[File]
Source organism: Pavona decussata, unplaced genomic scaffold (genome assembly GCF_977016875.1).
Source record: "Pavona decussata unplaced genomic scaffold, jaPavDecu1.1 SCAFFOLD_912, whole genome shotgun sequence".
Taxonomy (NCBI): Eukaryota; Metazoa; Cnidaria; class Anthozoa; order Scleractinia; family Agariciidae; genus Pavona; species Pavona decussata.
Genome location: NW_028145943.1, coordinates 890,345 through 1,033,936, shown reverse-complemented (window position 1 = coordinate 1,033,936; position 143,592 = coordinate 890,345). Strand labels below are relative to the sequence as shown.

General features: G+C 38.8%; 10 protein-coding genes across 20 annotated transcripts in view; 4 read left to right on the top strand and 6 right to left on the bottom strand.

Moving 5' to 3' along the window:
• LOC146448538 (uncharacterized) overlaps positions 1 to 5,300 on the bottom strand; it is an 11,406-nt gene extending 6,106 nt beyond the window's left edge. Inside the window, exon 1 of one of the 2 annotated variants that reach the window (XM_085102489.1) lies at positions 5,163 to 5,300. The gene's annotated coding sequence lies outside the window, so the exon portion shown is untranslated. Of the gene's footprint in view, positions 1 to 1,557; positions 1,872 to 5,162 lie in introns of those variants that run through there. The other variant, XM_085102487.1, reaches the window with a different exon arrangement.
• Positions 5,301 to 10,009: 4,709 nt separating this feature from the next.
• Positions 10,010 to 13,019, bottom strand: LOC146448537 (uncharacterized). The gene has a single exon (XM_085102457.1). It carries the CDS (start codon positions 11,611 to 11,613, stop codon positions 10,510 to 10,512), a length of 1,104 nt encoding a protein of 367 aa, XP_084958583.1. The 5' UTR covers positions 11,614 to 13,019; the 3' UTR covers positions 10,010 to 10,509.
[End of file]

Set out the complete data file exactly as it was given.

Source organism: Pavona decussata, unplaced genomic scaffold (genome assembly GCF_977016875.1).
Source record: "Pavona decussata unplaced genomic scaffold, jaPavDecu1.1 SCAFFOLD_912, whole genome shotgun sequence".
Taxonomy (NCBI): Eukaryota; Metazoa; Cnidaria; class Anthozoa; order Scleractinia; family Agariciidae; genus Pavona; species Pavona decussata.
Genome location: NW_028145943.1, coordinates 890,345 through 1,033,936, shown reverse-complemented (window position 1 = coordinate 1,033,936; position 143,592 = coordinate 890,345). Strand labels below are relative to the sequence as shown.

General features: G+C 38.8%; 10 protein-coding genes across 20 annotated transcripts in view; 4 read left to right on the top strand and 6 right to left on the bottom strand.

Moving 5' to 3' along the window:
• LOC146448538 (uncharacterized) overlaps positions 1 to 5,300 on the bottom strand; it is an 11,406-nt gene extending 6,106 nt beyond the window's left edge. Inside the window, exon 1 of one of the 2 annotated variants that reach the window (XM_085102489.1) lies at positions 5,163 to 5,300. The gene's annotated coding sequence lies outside the window, so the exon portion shown is untranslated. Of the gene's footprint in view, positions 1 to 1,557; positions 1,872 to 5,162 lie in introns of those variants that run through there. The other variant, XM_085102487.1, reaches the window with a different exon arrangement.
• Positions 5,301 to 10,009: 4,709 nt separating this feature from the next.
• Positions 10,010 to 13,019, bottom strand: LOC146448537 (uncharacterized). The gene has a single exon (XM_085102457.1). It carries the CDS (start codon positions 11,611 to 11,613, stop codon positions 10,510 to 10,512), a length of 1,104 nt encoding a protein of 367 aa, XP_084958583.1. The 5' UTR covers positions 11,614 to 13,019; the 3' UTR covers positions 10,010 to 10,509.